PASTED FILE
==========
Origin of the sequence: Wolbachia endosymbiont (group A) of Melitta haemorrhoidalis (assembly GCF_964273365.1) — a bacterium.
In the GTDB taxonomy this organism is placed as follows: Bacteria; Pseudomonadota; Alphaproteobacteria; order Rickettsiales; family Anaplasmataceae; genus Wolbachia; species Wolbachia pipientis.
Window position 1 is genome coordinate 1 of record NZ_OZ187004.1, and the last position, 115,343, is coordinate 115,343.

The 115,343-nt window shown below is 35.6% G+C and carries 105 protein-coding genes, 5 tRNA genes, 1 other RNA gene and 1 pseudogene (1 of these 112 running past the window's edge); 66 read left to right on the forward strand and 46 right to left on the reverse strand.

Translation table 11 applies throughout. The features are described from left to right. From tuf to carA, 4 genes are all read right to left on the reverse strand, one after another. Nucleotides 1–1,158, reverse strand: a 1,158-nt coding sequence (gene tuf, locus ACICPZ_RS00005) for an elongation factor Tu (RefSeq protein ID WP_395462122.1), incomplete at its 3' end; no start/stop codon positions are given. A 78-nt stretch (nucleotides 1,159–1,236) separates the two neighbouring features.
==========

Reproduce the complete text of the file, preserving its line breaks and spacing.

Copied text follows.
Origin of the sequence: Wolbachia endosymbiont (group A) of Melitta haemorrhoidalis (assembly GCF_964273365.1) — a bacterium.
In the GTDB taxonomy this organism is placed as follows: Bacteria; Pseudomonadota; Alphaproteobacteria; order Rickettsiales; family Anaplasmataceae; genus Wolbachia; species Wolbachia pipientis.
Window position 1 is genome coordinate 1 of record NZ_OZ187004.1, and the last position, 115,343, is coordinate 115,343.

The 115,343-nt window shown below is 35.6% G+C and carries 105 protein-coding genes, 5 tRNA genes, 1 other RNA gene and 1 pseudogene (1 of these 112 running past the window's edge); 66 read left to right on the forward strand and 46 right to left on the reverse strand.

Translation table 11 applies throughout. The features are described from left to right. From tuf to carA, 4 genes are all read right to left on the reverse strand, one after another. Nucleotides 1–1,158, reverse strand: a 1,158-nt coding sequence (gene tuf, locus ACICPZ_RS00005) for an elongation factor Tu (RefSeq protein ID WP_395462122.1), incomplete at its 3' end; no start/stop codon positions are given. A 78-nt stretch (nucleotides 1,159–1,236) separates the two neighbouring features.